TAYLOR RIDGE — Some guys have a man cave in their basement. Mike Wenthe has a liquor cave — or what might be better called a shrine to whiskeys and vintage Quad-Cities beer.
The 66-year-old Moline native has spent 40-plus years working to not only sell beer, wine and spirits throughout the region, but since college at the University of Kansas has been an avid collector of their memorabilia. His handsome Taylor Ridge home includes framed late 19th-century advertisements and illustrated calendar pages for the old Rock Island Brewing Co., and the basement is packed with vintage bottles, signs, coasters, ads, and more.
"It all has evolved as a hobby out of my work," Wenthe said recently, noting he worked for Baker Liquor and Flynn Beverage in Rock Island. He retired from full-time liquor sales four years ago, and works part-time for a Chicago whiskey distributor, BC Merchants, averaging a day a week.
“All along the way, I was an antiquer,” Wenthe said. “The beauty of being an outside sales rep, you go to a liquor store and you drive by an antique store, and, well I gotta stop. I have no choice.
"I got to know all the antique people; plus I went to all the flea markets. For years, I was up and out the door on Sunday at 4:30, 5 o'clock in the morning, for flea markets," he said.
“I've collected a lot of stuff over the years. I used to have a huge country-store collection — signs and tins and trays,” which he sold to Cracker Barrel in the '80s. “I've always been a collector at heart.”
On the beer side, first he collected all things Pabst. Then, "I discovered there were these really cool breweries that existed in the Quad-Cities," Wenthe said. "I started reading up, doing research, searching out artifacts.
"By being immersed in it for so many years, I kinda became the go-to guy for everybody. There's a lot of guys out there who have really nice collections, I could go to and say, 'That used to be mine.'”
He's concentrated on learning and collecting stuff about breweries up and down the Mississippi River, from Dubuque to Keokuk, and has sold off much of the collection, save Rock Island Brewing — which formed in the 1890s from the merger of Raible & Stengel, Huber Brewery and Atlantic. One of Wenthe's prized possessions is a huge 1892 Raible & Stengel stein, which he bought at an Iowa auction.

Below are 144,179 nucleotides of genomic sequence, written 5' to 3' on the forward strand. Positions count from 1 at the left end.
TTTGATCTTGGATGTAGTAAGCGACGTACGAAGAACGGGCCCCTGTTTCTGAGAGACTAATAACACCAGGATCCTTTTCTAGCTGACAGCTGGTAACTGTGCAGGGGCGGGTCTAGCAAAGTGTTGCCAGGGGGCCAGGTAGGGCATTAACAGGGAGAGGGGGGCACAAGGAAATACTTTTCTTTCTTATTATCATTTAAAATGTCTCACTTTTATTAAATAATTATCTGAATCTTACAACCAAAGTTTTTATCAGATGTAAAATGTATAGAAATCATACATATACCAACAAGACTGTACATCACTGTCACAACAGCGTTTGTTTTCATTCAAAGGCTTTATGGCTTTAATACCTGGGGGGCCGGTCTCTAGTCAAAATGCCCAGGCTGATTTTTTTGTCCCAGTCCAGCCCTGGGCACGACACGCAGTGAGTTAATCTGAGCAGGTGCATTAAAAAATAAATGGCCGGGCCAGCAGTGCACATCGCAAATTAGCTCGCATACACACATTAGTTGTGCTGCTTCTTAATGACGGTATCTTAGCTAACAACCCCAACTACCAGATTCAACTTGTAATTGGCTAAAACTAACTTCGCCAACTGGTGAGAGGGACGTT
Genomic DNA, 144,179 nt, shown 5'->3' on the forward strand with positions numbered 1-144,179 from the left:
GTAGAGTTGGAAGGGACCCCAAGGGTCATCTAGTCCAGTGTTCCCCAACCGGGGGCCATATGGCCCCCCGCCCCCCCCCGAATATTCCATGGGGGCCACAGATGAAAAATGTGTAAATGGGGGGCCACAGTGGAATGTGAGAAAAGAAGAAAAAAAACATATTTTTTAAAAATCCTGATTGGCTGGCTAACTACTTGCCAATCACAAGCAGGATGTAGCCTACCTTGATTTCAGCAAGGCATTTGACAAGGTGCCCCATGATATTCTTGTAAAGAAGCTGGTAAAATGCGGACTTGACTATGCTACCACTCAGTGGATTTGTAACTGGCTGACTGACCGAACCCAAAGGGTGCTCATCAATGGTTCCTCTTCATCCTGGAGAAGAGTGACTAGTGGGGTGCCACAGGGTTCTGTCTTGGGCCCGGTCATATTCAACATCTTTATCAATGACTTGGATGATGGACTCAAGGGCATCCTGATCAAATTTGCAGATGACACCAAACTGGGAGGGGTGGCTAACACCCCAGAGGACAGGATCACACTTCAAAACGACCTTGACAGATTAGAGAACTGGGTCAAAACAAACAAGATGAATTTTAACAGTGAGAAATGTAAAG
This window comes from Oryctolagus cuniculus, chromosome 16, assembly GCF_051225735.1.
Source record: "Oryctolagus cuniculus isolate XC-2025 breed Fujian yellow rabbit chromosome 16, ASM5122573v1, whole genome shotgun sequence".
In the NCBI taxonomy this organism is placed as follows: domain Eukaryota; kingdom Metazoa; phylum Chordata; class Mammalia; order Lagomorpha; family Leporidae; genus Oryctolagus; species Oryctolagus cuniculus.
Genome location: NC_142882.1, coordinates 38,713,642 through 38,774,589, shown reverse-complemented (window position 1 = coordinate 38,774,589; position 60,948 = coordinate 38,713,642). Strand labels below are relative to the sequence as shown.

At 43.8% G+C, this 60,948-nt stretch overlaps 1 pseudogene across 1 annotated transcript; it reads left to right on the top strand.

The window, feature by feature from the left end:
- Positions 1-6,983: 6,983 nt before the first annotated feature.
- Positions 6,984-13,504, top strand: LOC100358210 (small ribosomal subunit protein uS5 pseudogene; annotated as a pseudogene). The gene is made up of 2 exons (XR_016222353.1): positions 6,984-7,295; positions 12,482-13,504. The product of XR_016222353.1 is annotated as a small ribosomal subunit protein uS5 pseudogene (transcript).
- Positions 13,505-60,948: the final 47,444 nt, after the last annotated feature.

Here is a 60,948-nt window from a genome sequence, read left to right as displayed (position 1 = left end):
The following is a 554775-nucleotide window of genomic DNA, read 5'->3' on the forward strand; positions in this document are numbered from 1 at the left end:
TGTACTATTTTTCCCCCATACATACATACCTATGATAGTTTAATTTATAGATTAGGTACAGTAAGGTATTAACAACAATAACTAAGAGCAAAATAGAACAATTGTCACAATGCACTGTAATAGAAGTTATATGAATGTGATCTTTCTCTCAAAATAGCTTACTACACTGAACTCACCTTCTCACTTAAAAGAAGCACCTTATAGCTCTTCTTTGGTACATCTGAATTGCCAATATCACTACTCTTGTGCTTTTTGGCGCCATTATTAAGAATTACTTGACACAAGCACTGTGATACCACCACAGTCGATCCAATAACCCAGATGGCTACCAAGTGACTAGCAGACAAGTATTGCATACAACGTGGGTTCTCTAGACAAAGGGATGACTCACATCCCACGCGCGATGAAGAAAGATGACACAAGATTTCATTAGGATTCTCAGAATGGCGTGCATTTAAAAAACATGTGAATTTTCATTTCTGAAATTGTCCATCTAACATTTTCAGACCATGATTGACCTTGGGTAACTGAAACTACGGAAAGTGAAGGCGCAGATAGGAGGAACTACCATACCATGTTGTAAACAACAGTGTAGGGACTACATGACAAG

Of collecting, he enjoys the hunt. “It's cool to have the stuff, but it's just as much fun to find it.”
He runs a Facebook page, Quad Cities Brewing History, and occasionally gives talks on that history — including one (free to the public) this Wednesday at 6:30 p.m., at Galena Brewing Company, 1534 River Drive, Moline (which just opened earlier this year).
Wenthe started doing the presentations in 2008 at Front Street Brewery, Davenport. He belongs to several collectors clubs, including the National Association of Breweriana Advertising and the American Breweriana Association.
Part of the Potosi collection
Wenthe has gone to many conventions and festivals and loves the brewery museum in Potosi, Wis., 90 miles north of the Q-C. The National Brewery Museum — a joint venture between the Potosi Foundation and the American Breweriana Association — has an eclectic collection of beer bottles and cans, glasses, trays, coasters, advertising materials and other collectibles.
Wenthe had part of his collection there for a year and a half after it opened in 2008. The museum is in the historic Potosi Brewing Company building that operated from 1852 to 1972.
Breweries had to find a way to stay in business during Prohibition (1920-1933), but Rock Island struggled to survive even after its repeal, Wenthe said. Some resorted to selling ice cream using their refrigeration. Like Rock Island, most produced some kind of near-beer or soft drinks, he said.
“People don't realize, when Prohibition took place, it wasn't just the people making the beer — it was people bottling the beer, making the bottles, people transporting the beer, people selling, people who owned bars," Wenthe said of lost jobs.